Facing an umbilical hernia repair can be overwhelming due to the various available options. Open hernia repair and laparoscopic hernia repair are the two main techniques employed in contemporary medical practice. Although both strategies aim for the same end goal—repairing the hernia—it’s not always straightforward to choose between them.
Let’s examine these procedures in detail to help you understand better and make an informed decision about your treatment.
What is an Umbilical Hernia?
An umbilical hernia is a condition where a portion of the intestine or fatty tissue protrudes through a weakness in the abdominal muscles near the belly button or the umbilicus. This condition is quite common, particularly in infants.
However, adults are not exempt; they can develop umbilical hernias due to various reasons such as obesity, repeated heavy lifting, and multiple pregnancies.
A person with an umbilical hernia might notice a bulge in the area around their belly button. This bulge can cause discomfort or pain, especially when bending over, coughing, or lifting heavy objects.
In severe cases, it can lead to complications, such as intestinal obstruction, necessitating immediate medical attention.
How Is An Open Hernia Repair Performed On An Umbilical Hernia?
The open technique is considered the traditional method of hernia repair. This procedure typically begins with general anaesthesia, ensuring the patient remains unconscious and feels no pain during the surgery.
Once anaesthesia has taken effect, the doctor makes a single incision near the umbilical area. The size of this incision can vary but is usually large enough to allow the doctor to access the hernia and perform the necessary repair. This method’s name—”open” repair—derives from directly opening the affected area.
After making the incision, the doctor gently pushes the protruding tissue back into the abdominal cavity. A synthetic mesh is often put in place to ensure that the tissue doesn’t push back out again, causing a recurrent hernia. This mesh acts as a reinforcement to the abdominal wall, providing additional support to the weakened area.
After ensuring the mesh is securely in place, the doctor stitches the incision back up. Since open hernia repair involves only a single cut, any scarring post-procedure is typically localised. The scar often fades with time and may even be hidden in the skin’s natural folds near the belly button.
Recovery times after open hernia repair can vary widely. It depends on multiple factors, including the size of the hernia, the patient’s overall health, and how well they follow post-operative care instructions. However, on average, most people can expect to resume their normal routines within 3-6 weeks.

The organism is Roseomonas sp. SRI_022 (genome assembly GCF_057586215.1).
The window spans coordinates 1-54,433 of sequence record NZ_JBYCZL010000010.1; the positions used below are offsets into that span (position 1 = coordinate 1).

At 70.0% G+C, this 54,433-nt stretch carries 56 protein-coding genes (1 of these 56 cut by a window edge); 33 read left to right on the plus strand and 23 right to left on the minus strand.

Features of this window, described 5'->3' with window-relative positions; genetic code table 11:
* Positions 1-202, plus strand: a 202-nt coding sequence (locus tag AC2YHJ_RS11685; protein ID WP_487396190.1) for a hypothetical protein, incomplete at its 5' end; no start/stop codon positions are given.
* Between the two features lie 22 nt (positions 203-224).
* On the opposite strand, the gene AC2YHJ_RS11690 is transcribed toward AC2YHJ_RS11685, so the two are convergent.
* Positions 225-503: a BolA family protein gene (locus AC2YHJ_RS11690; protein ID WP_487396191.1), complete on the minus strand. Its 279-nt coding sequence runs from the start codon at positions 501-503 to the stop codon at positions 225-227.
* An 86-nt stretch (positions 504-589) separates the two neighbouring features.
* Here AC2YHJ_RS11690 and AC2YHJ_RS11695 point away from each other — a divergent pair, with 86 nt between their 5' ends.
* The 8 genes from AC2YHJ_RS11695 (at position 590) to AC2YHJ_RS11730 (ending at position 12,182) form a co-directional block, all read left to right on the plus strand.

How Is A Laparoscopic Hernia Repair Performed On An Umbilical Hernia?
Laparoscopic hernia repair is a more recent technique that is usually less invasive than an open repair. Like its traditional counterpart, this procedure is carried out under general anaesthesia.
Instead of one larger incision, laparoscopic hernia repair involves four small incisions made in the patient’s abdomen. A laparoscope—a long, thin tube equipped with a high-resolution camera at its end—is inserted through one of these incisions. The camera transmits images to a monitor, giving the doctor a clear view of the hernia and the surrounding area.
Through the other three incisions, the doctor introduces specially designed surgical instruments. These instruments push the herniated tissue back into its place inside the abdominal cavity.
As in open hernia repair, a synthetic mesh is frequently used in laparoscopic procedures. This mesh strengthens the abdominal wall, reducing the risk of future hernias.
Since the incisions used in laparoscopic hernia repair are smaller than those in open repair, the resultant scarring tends to be minimal. There are more incision points, but these are small and typically heal with less visible scarring.
Recovery time after laparoscopic hernia repair can be slightly quicker than after open hernia repair, allowing some patients to return to their normal activities within 1-2 weeks. However, individual recovery times can vary widely, depending on factors such as the patient’s overall health and the precise nature of the hernia.
Which Technique Should You Opt For?
Both techniques aim to alleviate the symptoms and potential complications associated with an umbilical hernia. Therefore, the choice between them often hinges on various personal and medical factors.
One of the key differences between the two procedures is the nature of the incisions and the resultant scarring. Open repair involves a single, larger cut, while laparoscopic repair entails four smaller incisions.
Another consideration is cost. Laparoscopic procedures often involve more sophisticated instruments and equipment, potentially making them more expensive than open procedures. However, the actual cost can vary significantly, depending on factors such as your choice of hospital, ward class type, and insurance coverage.
As for recovery, laparoscopic repair might offer a quicker return to normal activities. However, individual recovery can depend on many factors, so it’s essential to discuss this with your doctor.
Umbilical hernia repair, whether open or laparoscopic, is a proven, effective means of treating an umbilical hernia. Each technique has its advantages and unique considerations.
If you have an umbilical hernia, consider scheduling an assessment with our team to better understand your health. Contact us directly via WHATSAPP or call our CLINIC for assistance.